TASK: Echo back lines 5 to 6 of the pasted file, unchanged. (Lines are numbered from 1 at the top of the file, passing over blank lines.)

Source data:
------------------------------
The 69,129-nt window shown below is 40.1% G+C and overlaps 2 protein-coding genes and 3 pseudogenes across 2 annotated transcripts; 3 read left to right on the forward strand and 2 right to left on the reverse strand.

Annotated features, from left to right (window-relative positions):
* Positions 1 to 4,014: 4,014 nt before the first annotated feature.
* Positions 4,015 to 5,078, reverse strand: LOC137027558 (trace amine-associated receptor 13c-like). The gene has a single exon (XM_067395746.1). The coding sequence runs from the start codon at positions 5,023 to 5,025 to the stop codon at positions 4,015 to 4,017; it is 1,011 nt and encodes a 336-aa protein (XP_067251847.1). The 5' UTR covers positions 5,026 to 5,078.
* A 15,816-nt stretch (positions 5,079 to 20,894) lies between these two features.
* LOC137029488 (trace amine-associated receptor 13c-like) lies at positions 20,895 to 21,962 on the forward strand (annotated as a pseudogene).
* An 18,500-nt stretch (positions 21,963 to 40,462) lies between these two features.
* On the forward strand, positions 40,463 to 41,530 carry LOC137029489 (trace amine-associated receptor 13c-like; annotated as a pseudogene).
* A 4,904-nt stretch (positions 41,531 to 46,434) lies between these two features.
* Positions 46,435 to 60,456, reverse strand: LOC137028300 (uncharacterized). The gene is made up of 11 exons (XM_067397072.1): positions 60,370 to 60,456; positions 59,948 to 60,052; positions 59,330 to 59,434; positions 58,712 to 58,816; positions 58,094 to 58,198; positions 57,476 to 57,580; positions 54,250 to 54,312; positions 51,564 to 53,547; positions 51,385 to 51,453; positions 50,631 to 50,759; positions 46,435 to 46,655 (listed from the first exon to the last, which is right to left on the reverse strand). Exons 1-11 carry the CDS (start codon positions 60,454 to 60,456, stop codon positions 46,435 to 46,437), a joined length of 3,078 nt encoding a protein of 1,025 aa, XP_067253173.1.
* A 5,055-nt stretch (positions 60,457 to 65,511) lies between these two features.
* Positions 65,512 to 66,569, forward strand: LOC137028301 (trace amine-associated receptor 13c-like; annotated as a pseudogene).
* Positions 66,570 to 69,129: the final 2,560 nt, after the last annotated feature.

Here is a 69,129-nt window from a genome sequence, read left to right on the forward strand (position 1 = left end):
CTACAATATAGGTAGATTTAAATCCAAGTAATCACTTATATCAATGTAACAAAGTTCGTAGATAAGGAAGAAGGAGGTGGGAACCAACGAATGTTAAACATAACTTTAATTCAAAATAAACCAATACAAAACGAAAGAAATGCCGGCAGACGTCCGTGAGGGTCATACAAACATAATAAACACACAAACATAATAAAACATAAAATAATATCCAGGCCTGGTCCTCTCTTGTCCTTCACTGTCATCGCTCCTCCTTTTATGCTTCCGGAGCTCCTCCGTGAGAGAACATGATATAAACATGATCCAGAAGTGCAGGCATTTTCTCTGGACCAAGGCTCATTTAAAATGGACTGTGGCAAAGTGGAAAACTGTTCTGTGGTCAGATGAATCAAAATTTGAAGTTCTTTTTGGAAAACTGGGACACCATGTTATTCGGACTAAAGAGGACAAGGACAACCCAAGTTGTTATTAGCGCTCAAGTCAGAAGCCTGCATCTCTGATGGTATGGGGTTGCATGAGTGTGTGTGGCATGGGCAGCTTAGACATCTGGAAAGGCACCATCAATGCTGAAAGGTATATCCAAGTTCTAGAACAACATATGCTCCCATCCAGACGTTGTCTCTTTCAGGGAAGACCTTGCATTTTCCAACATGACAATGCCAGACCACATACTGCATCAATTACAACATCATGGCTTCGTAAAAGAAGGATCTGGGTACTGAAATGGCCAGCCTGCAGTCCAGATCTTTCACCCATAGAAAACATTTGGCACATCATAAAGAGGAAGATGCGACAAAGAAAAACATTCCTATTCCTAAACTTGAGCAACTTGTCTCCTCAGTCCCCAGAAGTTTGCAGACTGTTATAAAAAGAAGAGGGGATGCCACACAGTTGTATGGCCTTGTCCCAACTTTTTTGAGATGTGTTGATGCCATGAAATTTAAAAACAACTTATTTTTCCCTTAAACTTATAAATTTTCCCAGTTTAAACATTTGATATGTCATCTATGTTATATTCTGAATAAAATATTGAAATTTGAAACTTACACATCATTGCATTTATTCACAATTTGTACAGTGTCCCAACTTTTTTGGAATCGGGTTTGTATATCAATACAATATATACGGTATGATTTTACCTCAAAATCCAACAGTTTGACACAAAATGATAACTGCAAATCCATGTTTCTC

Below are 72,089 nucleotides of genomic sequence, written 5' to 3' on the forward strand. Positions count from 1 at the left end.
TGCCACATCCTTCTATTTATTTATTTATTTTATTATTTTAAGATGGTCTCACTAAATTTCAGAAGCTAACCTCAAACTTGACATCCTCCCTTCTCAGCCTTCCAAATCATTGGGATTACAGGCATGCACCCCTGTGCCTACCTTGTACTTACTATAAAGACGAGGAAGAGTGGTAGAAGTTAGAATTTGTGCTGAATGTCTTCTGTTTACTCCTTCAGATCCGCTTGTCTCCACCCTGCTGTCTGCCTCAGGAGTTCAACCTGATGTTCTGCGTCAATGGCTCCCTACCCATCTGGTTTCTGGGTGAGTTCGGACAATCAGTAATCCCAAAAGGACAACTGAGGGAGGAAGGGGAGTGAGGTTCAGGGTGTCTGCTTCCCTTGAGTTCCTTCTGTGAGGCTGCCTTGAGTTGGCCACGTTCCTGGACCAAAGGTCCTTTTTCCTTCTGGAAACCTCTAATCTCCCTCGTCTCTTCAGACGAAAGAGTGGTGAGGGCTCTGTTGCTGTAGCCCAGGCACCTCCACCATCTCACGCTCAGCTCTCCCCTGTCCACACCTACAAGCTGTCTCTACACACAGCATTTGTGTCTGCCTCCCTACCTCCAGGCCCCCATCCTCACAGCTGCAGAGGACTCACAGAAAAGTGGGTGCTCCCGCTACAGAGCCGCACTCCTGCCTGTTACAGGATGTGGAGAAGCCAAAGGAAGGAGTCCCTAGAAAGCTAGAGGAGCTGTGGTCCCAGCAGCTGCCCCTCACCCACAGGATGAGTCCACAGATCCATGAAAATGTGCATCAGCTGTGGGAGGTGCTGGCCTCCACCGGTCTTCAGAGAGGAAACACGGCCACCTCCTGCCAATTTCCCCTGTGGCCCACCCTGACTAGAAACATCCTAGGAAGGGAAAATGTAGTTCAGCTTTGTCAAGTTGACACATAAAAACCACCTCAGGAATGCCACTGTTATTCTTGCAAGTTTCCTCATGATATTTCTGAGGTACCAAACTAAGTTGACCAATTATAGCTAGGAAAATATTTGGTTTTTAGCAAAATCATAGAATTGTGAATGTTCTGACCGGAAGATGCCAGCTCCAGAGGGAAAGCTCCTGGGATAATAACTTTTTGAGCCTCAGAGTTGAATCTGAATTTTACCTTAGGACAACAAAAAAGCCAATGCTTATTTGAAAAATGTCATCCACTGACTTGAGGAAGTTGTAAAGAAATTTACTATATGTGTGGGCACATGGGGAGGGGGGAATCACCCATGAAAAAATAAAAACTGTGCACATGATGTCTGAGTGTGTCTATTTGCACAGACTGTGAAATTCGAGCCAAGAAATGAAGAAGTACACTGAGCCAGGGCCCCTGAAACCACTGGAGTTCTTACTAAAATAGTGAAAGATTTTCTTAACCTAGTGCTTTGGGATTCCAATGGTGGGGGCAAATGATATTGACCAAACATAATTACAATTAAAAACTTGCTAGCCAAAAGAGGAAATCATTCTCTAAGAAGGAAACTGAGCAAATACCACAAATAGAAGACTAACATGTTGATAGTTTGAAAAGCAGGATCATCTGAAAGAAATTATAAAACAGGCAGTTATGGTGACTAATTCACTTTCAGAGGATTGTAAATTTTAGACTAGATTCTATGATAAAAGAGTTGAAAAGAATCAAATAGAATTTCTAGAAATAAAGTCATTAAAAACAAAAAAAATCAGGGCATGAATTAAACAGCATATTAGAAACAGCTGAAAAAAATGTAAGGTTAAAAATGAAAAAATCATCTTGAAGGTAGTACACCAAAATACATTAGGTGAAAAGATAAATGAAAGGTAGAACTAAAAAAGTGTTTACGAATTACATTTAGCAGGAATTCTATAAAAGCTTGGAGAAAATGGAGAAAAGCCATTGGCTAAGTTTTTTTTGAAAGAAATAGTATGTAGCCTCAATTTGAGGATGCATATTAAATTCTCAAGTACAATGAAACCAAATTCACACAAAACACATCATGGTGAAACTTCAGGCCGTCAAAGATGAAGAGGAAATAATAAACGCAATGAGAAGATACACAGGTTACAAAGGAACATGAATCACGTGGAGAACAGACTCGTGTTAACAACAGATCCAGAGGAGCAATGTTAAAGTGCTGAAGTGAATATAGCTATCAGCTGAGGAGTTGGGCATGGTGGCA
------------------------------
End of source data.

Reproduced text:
* A 15,816-nt stretch (positions 5,079 to 20,894) lies between these two features.
* LOC137029488 (trace amine-associated receptor 13c-like) lies at positions 20,895 to 21,962 on the forward strand (annotated as a pseudogene).